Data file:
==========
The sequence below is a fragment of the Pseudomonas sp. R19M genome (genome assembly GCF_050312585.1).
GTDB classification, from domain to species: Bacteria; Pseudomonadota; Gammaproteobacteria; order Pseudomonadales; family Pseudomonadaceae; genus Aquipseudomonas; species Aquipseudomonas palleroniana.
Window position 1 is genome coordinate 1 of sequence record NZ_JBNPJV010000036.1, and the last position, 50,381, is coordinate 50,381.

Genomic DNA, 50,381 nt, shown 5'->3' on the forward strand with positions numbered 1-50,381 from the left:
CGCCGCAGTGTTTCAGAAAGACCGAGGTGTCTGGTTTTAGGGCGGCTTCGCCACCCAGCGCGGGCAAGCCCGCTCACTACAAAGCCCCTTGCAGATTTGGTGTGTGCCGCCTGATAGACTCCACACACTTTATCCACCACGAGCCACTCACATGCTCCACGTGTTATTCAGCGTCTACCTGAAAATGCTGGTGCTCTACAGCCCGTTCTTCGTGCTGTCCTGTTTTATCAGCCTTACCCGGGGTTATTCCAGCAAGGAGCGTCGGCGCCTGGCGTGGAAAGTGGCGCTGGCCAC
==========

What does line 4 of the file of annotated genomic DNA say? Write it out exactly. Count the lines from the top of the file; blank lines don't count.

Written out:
Genomic DNA, 50,381 nt, shown 5'->3' on the forward strand with positions numbered 1-50,381 from the left: